First things first

Paul Pierce clearly isn't a fan of frequent flier miles. Ever since the start of the playoffs, he's made an assertion at every stop along the way that he'd prefer not return to the current opponent's arena.

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What was wrong with Paul Pierce suggesting the Celtics would close out the Lakers in five games? * With his Celtics boasting a 3-1 advantage over the Miami Heat as the first-round series shifted back to Boston, Pierce said he didn't want to return to South Beach unless he was on vacation.

* Owning a 3-1 advantage over the Cleveland Cavaliers before Game 6 against the Cavaliers at the TD Garden, he implored his teammates to end the series and prevent a third trip to Cleveland for a deciding Game 7.

* After stealing two games on the road to open the Eastern Conference finals against the Orlando Magic, Pierce told a national TV audience that Boston was coming home to finish off the series, then informed the crowd he'd see them next year as he walked off the floor.

So should anyone be surprised that ABC's cameras picked up Pierce telling Lakers fans late in the fourth quarter of Game 2 that, "We ain't coming back to LA"? Can we simply agree to take everything Pierce says in the heat of battle with a grain of salt from here on out?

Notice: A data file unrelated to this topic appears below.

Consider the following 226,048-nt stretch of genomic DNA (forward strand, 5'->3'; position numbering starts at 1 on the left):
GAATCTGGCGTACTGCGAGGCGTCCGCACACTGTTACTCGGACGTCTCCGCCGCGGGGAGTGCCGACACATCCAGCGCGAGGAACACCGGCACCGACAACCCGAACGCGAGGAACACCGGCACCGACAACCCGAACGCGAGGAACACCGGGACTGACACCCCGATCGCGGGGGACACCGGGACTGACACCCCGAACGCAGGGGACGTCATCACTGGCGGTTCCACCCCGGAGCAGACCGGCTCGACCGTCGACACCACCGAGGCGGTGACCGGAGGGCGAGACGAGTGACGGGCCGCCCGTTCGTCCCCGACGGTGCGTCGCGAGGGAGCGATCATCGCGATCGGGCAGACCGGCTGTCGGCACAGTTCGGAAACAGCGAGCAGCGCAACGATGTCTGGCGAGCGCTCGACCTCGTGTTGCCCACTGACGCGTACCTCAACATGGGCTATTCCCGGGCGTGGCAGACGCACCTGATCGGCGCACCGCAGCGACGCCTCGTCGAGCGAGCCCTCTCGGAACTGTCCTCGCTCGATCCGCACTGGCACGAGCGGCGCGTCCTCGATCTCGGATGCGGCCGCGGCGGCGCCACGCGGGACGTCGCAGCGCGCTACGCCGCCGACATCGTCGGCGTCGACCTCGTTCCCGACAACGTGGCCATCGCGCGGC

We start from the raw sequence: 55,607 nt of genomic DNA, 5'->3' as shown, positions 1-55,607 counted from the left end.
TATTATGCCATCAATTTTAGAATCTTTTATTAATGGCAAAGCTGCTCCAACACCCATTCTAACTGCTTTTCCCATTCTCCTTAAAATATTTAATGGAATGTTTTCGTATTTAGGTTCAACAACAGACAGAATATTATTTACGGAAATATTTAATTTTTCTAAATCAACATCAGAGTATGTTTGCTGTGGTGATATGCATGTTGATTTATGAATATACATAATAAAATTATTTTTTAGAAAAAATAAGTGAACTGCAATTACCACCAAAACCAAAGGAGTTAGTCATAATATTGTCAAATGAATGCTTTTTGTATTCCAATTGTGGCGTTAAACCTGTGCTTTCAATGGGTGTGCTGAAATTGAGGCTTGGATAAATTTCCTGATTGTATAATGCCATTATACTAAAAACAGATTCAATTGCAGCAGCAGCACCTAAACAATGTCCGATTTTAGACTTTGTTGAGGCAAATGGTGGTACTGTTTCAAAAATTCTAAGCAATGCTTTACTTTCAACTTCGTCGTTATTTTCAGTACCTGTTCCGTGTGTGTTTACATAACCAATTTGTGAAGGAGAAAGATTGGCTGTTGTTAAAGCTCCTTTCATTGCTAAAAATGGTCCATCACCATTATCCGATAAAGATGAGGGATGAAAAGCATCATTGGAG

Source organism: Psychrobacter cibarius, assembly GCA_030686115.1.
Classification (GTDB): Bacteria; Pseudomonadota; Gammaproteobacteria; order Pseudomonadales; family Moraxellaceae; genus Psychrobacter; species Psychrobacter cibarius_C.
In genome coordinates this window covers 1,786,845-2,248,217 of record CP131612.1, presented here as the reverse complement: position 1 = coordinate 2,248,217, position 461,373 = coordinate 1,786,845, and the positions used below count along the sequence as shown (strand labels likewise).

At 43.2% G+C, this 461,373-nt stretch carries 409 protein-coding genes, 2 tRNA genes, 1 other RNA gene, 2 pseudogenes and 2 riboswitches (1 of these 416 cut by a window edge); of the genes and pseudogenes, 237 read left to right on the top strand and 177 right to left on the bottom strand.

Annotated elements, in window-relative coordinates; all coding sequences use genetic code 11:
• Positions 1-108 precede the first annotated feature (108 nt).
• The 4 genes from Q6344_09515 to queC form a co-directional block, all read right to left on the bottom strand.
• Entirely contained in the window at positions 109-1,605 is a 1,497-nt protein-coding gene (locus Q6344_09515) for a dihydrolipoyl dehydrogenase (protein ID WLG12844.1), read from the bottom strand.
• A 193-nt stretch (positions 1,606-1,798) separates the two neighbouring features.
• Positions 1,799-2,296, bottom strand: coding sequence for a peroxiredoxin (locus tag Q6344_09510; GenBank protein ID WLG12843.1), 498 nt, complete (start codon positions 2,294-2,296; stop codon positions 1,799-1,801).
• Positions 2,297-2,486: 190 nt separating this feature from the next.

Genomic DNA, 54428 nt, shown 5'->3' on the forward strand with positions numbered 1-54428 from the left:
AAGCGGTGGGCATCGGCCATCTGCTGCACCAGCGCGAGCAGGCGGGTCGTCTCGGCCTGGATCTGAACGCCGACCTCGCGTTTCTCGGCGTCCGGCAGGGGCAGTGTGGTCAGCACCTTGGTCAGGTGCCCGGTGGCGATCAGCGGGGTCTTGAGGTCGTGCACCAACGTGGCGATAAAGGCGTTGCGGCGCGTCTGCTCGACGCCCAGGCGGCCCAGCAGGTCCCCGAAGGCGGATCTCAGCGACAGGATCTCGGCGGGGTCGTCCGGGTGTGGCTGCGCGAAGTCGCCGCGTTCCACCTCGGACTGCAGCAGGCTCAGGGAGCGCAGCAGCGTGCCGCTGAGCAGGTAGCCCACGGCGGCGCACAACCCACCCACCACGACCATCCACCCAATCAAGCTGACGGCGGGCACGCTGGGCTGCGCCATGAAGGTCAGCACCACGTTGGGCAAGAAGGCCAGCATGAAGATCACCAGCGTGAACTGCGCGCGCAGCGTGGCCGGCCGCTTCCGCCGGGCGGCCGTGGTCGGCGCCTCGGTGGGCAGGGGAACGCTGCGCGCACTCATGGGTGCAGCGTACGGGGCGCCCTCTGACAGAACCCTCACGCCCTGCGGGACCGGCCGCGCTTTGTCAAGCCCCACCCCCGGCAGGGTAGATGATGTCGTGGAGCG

Much like Pau Gasol's innocuous and honest comments Friday about Kevin Garnett having lost a step that triggered a media frenzy, Pierce's latest brazen statement is sure to become a major point before the series resumes in Boston Tuesday night with Game 3 at the TD Garden (ABC, 9 p.m.).

But what exactly did Pierce say that was wrong? Should athletes not believe their teams are capable of winning three straight games? Is there not a possibility that the Celtics could actually win three more games in a row and not have to fly back to the West Coast?

Didn't the 2004 Detroit Pistons (against, ahem, the Lakers) and 2006 Miami Heat win the three middle games as part of their championship campaigns?

But Pierce's comments will be construed as overly boisterous and taunting. Even though he's on record recently as noting that he simply likes to have fun with the road crowds that torment him for 48 minutes each night, Pierce's suggestions will be labeled bulletin-board fodder.

The fact remains that the Celtics are coming home with a chance to close out this series on their own turf. It's their reward for stealing home-court advantage from the Lakers by winning Game 2 Sunday night at the Staples Center.

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